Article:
Sir Who?

America did away with titles of nobility from its very start. Calls to crown George Washington king didn’t meet with much support – especially from Mr. Washington himself. In like manner, titles like duke, earl and such were not imported from our continental kin.

Having said that, Americans have had a particular fascination for all things royal. The marriage of Charles and Diana created a sensation in America followed by a similar fascination with their divorce. Diana’s death titillated conspiracy theorists who had been denied anything interesting since President Kennedy’s assassination. And the wedding of Prince William and Kate Middleton had royal watchers in a swoon.

Most great tales include kings (both the wonderful and the evil type), beautiful princesses and brave knights renowned for their great deeds. It’s easy to envision the brave squire perhaps still in his battle damaged armor kneeling before the monarch who lays the flat of the sword blade on each shoulder;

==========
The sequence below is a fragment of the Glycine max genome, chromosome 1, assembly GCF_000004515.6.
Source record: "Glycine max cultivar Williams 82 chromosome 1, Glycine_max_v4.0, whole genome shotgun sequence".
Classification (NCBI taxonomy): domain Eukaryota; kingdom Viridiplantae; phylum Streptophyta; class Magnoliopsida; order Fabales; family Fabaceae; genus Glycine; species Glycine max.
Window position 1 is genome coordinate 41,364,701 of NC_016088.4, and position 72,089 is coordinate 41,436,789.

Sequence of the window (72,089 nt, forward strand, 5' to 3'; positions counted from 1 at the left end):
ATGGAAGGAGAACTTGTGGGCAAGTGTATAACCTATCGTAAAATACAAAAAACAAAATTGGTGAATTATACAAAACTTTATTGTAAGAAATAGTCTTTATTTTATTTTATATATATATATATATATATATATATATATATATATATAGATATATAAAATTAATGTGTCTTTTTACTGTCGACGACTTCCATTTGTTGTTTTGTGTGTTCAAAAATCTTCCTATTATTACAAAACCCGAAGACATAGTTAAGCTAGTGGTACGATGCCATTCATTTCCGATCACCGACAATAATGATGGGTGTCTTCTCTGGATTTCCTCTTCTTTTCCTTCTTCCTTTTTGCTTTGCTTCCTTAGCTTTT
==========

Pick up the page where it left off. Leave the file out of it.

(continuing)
“In the name of God and St. Michael and St. George, I dub thee knight; be brave and loyal.”

It’s a stirring image. You had King Henry VIII, Admiral Lord Nelson, Sir Henry Morgan – knighted pirate of the Caribbean and even Sir Edmund Hillary who was the first to conquer Mount Everest.

But, alas, today the criteria for knighthood have slipped a little. I mean, I love Paul McCartney’s music – excuse me, I mean Sir Paul. Then, of course you have Sir Elton John, Sir Mick Jagger and Sir Ian McKellen – the fine actor who played Gandalf the Grey in the Lord of the Rings.

I noticed that added to the rolls is Jonathan Ive, who was made a Knight Commander, Order of the British Empire (KBE). No dragon slayer, he, nor one to rescue a damsel in distress. His great deeds include the external design of many of Apple’s products including the iPod and iPhone.

I can hear it now,

“This is like so AWESOME! I dub thee knight, dude!”

Perhaps it’s just as well that America decided not to include such titles and stations in our culture.

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